Travel ban currently being debated, why we shouldn't close our doors
By ALICE BALDYS
As speculation about the likelihood of an Ebola outbreak in the U.S. continues, President Obama and the Director of the Centers for Disease Control and Prevention have been put on the defensive.
In their fight to keep airways open between the U.S. and West Africa, they have faced a surprising amount of opposition.
In light of the most recent scare in Dallas, Texas, where patient Thomas Duncan infected two nurses, American politicians, including Texas Governor Rick Perry, are calling for a nationwide travel ban between the U.S. and any of the three countries currently suffering an Ebola outbreak.
The threat of a U.S. epidemic is becoming real for many observers.
The more media attention the issue garners, the closer Americans come to a difficult choice: should we send American doctors and nurses to Africa to help contain and treat the disease and allow air travel between the U.S. and African nations? Or, should we ban flights to Liberia, Sierra Leone and Guinea in order to prevent American citizens from becoming infected?
The question unfortunately conjures up images of a bad sci-fi horror special on bioterrorism where unrestrained viral epidemics wipe out the earth’s population more than practical and compassionate responses to the plight of Ebola sufferers in Africa.
Now, Sen. Marco Rubio has introduced a bill to deny visas to citizens from Liberia, Sierra Leone and Guinea. It is estimated that as many as 72 House members, both Republicans and Democrats, may support a travel ban in principle, although it is unclear whether they will support Sen. Rubio’s legislation or not.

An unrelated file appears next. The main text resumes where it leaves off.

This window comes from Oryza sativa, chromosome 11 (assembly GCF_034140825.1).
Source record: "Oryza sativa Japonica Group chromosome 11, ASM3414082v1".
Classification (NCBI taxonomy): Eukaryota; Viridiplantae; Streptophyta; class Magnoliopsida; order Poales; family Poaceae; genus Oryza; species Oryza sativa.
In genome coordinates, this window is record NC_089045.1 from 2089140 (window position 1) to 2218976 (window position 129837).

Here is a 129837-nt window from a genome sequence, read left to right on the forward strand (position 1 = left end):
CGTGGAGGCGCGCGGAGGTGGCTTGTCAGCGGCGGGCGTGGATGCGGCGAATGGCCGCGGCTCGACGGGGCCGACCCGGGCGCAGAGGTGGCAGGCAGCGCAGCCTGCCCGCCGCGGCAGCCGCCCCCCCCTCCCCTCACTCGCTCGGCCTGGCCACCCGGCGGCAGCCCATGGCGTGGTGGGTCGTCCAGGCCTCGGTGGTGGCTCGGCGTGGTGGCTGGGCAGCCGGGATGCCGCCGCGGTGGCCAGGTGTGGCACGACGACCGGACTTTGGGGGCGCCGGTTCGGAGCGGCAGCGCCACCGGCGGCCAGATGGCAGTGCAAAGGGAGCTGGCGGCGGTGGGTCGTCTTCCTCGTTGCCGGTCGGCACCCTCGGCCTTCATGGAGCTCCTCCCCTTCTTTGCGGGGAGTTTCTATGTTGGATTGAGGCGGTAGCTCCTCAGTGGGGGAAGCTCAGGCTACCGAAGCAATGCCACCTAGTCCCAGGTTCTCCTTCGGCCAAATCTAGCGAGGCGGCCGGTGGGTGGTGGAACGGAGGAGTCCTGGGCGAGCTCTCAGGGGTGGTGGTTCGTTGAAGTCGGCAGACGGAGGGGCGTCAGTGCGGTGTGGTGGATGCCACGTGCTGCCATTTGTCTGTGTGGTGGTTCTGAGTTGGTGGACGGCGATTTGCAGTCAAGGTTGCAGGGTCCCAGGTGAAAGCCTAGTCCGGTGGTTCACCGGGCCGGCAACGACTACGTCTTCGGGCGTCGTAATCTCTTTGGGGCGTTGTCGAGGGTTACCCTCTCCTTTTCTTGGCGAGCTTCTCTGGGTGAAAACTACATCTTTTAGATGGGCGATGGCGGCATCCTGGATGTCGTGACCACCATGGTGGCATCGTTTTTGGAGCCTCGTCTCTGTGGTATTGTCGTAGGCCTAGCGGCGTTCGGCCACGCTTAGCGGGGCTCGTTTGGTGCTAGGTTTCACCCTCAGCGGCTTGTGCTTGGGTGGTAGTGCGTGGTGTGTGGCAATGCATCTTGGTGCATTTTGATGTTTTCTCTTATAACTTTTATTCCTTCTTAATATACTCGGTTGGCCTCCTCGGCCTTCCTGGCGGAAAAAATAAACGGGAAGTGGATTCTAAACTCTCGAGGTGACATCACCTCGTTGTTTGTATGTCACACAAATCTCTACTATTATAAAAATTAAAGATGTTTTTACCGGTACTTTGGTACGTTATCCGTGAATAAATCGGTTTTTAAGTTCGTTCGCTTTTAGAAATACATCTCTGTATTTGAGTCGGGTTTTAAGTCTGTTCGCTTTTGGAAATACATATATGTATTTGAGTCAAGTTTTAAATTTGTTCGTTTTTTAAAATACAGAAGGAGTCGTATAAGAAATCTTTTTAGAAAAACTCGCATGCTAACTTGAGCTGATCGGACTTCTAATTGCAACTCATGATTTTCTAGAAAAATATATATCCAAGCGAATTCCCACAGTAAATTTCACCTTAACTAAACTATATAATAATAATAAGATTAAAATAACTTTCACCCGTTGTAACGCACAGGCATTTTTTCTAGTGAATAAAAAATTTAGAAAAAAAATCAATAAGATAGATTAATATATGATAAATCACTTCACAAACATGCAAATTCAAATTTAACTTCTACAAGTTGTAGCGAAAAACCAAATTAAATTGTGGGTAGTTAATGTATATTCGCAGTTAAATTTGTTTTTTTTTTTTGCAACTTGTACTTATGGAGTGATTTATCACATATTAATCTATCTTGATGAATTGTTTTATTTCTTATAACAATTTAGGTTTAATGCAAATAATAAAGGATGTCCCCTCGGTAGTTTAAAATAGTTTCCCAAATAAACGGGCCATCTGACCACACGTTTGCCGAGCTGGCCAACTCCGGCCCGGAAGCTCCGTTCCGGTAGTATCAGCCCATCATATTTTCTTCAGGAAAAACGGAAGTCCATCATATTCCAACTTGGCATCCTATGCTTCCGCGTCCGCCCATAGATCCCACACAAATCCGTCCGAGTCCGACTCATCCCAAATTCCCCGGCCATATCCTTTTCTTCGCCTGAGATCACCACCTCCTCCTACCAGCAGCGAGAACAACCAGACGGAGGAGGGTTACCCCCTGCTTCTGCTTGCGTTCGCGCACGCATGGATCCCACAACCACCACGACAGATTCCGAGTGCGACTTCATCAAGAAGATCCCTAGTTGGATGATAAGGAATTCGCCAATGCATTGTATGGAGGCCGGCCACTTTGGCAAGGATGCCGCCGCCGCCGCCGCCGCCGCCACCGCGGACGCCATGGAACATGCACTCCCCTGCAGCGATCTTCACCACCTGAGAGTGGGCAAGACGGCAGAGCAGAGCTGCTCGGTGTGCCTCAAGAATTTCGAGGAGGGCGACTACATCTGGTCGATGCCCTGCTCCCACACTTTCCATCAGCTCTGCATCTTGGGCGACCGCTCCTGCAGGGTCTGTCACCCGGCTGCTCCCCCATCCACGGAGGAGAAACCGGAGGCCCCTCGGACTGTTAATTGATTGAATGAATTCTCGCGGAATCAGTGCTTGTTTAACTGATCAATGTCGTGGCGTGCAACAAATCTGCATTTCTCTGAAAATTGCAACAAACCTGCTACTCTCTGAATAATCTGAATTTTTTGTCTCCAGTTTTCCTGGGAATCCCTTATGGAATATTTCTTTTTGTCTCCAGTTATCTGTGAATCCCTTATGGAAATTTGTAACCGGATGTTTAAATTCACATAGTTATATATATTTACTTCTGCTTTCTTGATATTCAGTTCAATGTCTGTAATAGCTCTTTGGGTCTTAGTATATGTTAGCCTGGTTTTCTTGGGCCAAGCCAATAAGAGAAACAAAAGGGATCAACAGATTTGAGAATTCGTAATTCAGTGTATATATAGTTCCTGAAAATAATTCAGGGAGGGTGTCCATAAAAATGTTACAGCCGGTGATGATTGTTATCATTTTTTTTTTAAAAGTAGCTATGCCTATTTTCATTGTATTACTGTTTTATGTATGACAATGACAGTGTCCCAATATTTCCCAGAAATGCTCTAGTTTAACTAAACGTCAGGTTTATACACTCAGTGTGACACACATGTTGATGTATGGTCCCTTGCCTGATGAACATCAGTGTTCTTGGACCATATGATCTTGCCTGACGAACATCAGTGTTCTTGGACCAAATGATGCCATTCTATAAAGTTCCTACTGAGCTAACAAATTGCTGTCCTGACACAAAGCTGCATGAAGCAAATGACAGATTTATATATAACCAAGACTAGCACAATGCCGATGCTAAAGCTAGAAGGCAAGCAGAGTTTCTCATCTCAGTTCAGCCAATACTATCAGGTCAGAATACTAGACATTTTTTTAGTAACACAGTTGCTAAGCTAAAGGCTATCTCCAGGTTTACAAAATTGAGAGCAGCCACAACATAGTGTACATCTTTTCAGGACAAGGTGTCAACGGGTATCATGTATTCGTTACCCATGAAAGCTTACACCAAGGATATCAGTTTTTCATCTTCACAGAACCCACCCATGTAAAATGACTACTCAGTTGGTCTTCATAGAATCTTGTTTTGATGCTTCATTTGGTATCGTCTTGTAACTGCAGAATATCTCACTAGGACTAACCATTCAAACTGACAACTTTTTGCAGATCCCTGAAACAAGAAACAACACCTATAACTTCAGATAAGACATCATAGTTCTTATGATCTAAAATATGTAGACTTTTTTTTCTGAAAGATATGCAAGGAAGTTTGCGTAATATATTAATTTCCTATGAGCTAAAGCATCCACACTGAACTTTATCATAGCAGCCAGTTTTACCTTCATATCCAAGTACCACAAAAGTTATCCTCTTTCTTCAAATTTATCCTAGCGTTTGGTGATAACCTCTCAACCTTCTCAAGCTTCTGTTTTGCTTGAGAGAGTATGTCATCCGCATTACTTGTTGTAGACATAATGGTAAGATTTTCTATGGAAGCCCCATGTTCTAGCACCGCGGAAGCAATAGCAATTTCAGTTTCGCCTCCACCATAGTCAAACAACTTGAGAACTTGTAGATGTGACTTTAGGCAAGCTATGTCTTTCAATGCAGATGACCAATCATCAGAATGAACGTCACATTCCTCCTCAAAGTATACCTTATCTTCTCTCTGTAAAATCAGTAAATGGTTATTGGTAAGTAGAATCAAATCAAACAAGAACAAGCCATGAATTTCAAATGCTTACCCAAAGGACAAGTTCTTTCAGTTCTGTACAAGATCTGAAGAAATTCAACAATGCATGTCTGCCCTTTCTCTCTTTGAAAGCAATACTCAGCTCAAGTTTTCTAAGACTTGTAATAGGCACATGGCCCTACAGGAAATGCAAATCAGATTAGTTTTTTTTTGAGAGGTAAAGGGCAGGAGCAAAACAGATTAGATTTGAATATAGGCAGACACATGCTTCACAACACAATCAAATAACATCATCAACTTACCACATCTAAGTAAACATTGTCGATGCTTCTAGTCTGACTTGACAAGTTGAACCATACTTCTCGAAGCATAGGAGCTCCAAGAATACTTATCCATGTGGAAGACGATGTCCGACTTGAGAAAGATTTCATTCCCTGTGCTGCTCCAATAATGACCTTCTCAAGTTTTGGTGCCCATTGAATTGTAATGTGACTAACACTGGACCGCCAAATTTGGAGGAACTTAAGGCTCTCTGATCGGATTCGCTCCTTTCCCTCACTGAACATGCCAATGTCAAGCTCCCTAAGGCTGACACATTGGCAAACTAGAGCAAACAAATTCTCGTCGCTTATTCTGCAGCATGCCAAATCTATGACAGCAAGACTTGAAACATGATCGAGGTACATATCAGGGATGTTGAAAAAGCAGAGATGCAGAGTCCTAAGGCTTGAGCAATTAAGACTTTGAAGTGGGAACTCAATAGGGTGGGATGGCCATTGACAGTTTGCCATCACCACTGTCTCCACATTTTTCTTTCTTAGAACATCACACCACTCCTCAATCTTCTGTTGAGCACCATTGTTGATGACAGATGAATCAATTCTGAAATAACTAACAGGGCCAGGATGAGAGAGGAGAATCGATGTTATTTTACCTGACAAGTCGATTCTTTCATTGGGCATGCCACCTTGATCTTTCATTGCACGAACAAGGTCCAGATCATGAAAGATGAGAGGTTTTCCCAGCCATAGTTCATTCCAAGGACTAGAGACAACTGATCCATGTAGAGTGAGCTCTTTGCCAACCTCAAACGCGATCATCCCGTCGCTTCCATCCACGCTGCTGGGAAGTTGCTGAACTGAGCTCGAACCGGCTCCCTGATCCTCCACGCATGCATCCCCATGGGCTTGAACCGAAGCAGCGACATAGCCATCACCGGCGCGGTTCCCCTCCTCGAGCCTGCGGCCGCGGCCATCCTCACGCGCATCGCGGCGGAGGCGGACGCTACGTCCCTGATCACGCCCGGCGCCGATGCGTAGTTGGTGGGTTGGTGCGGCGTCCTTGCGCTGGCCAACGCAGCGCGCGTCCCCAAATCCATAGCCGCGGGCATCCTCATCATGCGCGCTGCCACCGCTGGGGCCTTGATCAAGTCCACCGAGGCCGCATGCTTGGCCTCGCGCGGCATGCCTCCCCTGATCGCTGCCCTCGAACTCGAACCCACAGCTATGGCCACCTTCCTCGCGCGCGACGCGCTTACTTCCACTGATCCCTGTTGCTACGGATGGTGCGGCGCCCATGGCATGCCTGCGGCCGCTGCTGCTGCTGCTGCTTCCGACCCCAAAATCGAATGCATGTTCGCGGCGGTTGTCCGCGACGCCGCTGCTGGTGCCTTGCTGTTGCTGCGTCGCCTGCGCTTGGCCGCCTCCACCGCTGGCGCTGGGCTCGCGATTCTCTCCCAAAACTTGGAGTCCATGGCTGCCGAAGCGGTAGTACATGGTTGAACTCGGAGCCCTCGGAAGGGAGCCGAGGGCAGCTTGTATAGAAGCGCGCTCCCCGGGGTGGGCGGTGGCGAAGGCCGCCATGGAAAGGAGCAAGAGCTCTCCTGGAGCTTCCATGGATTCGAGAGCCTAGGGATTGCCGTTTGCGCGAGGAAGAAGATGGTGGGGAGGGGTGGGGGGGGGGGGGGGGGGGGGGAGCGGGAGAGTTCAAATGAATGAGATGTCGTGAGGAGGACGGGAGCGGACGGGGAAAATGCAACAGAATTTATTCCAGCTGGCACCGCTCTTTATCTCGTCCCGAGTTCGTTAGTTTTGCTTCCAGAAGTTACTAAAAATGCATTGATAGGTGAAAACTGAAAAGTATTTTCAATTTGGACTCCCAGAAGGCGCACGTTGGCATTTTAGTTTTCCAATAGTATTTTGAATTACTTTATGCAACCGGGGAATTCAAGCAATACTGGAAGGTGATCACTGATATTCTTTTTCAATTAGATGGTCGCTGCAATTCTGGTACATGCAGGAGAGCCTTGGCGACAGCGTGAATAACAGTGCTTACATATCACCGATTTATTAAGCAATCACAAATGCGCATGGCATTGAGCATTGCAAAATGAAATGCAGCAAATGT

Harvard released a controversial statement cautioning its students and staff not to travel to West Africa and insisting that those who do remain off campus for at least 21 days after their return.
The director of the CDC, Tom Frieden, along with President Obama, insisted that a travel ban would be largely ineffective and could increase the danger of spreading disease by allowing people from affected countries to travel into the U.S. on flights from other African nations that are not being screened for Ebola.
Allowing travel between the U.S. and West Africa is not just an economic or health-related issue, but is a question of compassion.
A recent Washington Post article outlined several reasons why a travel ban is a bad idea, one being that it would discourage and prevent volunteers from traveling safely to Liberia, Sierra Leone and Guinea. The irony here is what is being missed. In this instance, the Ebola crisis is being seen as a threat to U.S. citizens’ health and well being, rather than a global crisis that calls for international support.
Even CNN is calling Americans’ response an overreaction, and we have seen how CNN reacts to breaking news stories. A news report on NPR focused on Dr. Kwan Kew Lai, a volunteer who has found it difficult to join an organization that would take her to West Africa to combat Ebola.
Yet Dr. Lai selflessly persevered in her efforts to join the team of international aid agencies trying to provide medical care.
As a country of citizens with access to excellent medical resources, adequate funds and a strong knowledge base, it appears Americans have a moral obligation to aid these African nations in the dire crisis that they face.
The real tragedy is the almost 10,000 Africans that have been afflicted with the disease and the 5,000 that have died, notthe few Americans that actually have been affected by the disease. Americans are far more likely to be afflicted by an influenza epidemic than Ebola. Ultimately, one has to ask what is more important: aiding countries in an international crisis or selfish, preemptive isolation from the world?